Tuesday, November 8, 2016

Time Capsule (or Capsule of Montelukast)

It is 11:31 pm on Monday, September 12, 2016.  My twins will be 11 years and 11 months tomorrow.  And I will undergo a gluten challenge at the University of Chicago Medical Center -- the last step before I will be officially enrolled in the investigational study of the efficacy of Montelukast in patients with Celiac Disease who consume gluten.  

I have taken two doses of the "study drug," which came to me by overnight mail on Friday, September 9, 2016.  The study drug capsules are clown-like in appearance -- big, puffy, red.  When I shake them, I hear something rattling around inside...and I wonder -- a tablet?  A capsule?  Or...what?  I have taken both doses, and just tonight I realized that it never even occurred to me to break the capsule open to check out what was inside...of course, even if it had, perhaps I wouldn't have known what I was looking at.

But, as I swallowed that big, fat, puffy red capsule on Sunday morning (the first day I took the "study drug"), I was struck by how truly odd it was to take a "medication" without knowing what I was actually ingesting.  That is very unlike me.

Believing in the importance of respecting in as many ways and as fully as possible the double-blind nature of the investigational study, after I took my first dose of the study medicine, I went about my day as usual.  A few hours later, I went to the bathroom.  After I finished, I was struck by the highly unusual foam in my urine.  I had done such a good job not thinking about the study drug that I stared into the toilet for a minute wondering what was wrong with me.  And then I remembered.  Study Drug.  Relief washed over me, for I suddenly felt certain that the foam in my urine must surely mean I had received the Montelukast (the drug being studied) and not the placebo.

I felt momentarily guilty -- how wrong was it that I would receive the drug being studied when Susan had not?  

And then I felt relieved -- that kind of relief that washes over you, weakening you in it's wake.  My upcoming gluten challenge would be fine.  As the fact that I was likely to be accepted into the investigational study slowly sunk in, I had had some terrible visions of what the gluten challenge might be like -- of it NOT being fine that the relief was almost overwhelming.  

And then I felt the burden of the secret -- if the study was to remain intact, double-blind and all -- I had to protect the information I had accidentally gleaned.  I was soso tempted to Google side-effects of Montelukast, feeling certain that I would find "foam in urine" as one of them.  But I wasn't going to do that.  Not then, and not ever.

I took my second dose of the "study drug" this morning, just after getting all three of our children safely to school.  Knowing i would be at the University of Chicago Medical Center for a minimum of four hours during and after my gluten challenge tomorrow, I was determined to make the most of my work day.  Before even taking the study drug, I made a list of things I had to get done.  There was a lot of work on the list.  I felt the volume of work on the list offset the fact that I would not be working the following day.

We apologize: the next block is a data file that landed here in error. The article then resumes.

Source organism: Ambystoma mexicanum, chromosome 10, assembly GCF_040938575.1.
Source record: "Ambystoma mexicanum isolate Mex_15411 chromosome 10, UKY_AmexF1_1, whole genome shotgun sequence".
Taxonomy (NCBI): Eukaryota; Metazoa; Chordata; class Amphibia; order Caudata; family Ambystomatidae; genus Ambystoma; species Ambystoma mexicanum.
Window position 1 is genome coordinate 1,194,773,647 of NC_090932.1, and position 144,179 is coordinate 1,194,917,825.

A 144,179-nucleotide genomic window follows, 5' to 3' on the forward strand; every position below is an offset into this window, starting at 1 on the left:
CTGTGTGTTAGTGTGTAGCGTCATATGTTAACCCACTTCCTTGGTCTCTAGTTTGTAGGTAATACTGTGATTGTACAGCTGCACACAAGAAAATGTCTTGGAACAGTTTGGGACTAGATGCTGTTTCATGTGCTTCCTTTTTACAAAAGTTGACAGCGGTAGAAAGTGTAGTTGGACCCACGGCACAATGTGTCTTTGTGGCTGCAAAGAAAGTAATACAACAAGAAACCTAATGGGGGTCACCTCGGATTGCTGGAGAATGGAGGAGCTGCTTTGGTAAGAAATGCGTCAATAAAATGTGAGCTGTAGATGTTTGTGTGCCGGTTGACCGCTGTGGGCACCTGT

About 45 minutes after I took the study drug, I was struck by an overwhelming fatigue.  Not thinking about the study drug, I tried all my usual tricks -- I moved from my home office to my sun-lit dining room.  I drank a caffeinated beverage, and then I ate chocolate (yes, before 9:00 am!).  And then, when I found myself falling asleep in front of my computer, I took a brisk walk (I've been counting steps anyhow).

Ten minutes after I got back from my walk, I could barely hold my head up, and realized I was not getting anything done.  I gave in to the nap that was calling out to me (while I would LOVE to nap regularly, it just isn't something I do...pretty much not ever).  Unable to summon the energy to climb the stairs to the bedroom, I laid down on the sofa in our living room.  I set an alarm on my phone for 20 minutes, thinking Power Nap.

Three hours later, I woke from a deep, sound sleep -- hot, sweaty and with the feeling that I had slept through the day.  And, I sort of had.  I couldn't believe my eyes when I realized it was nearly time to pick my oldest up from school.  Still groggy, I ran through the shower and out the door.  Later, as I waited for her to come out of school, I marveled at my fatigue...and then was struck by a thought -- what if my fatigue was a side-effect of the Montelukast?  (A part of me wondered if I should have researched the side-effects of Montelukast before beginning the investigational study, but at this point, that is no longer an option...)   

As guilty as it made me feel to think that I knew I had received the study drug -- the Montelukast -- (for I am not supposed to know that), my intense fatigue also made me feel like things would likely be fine during my gluten challenge the following day...

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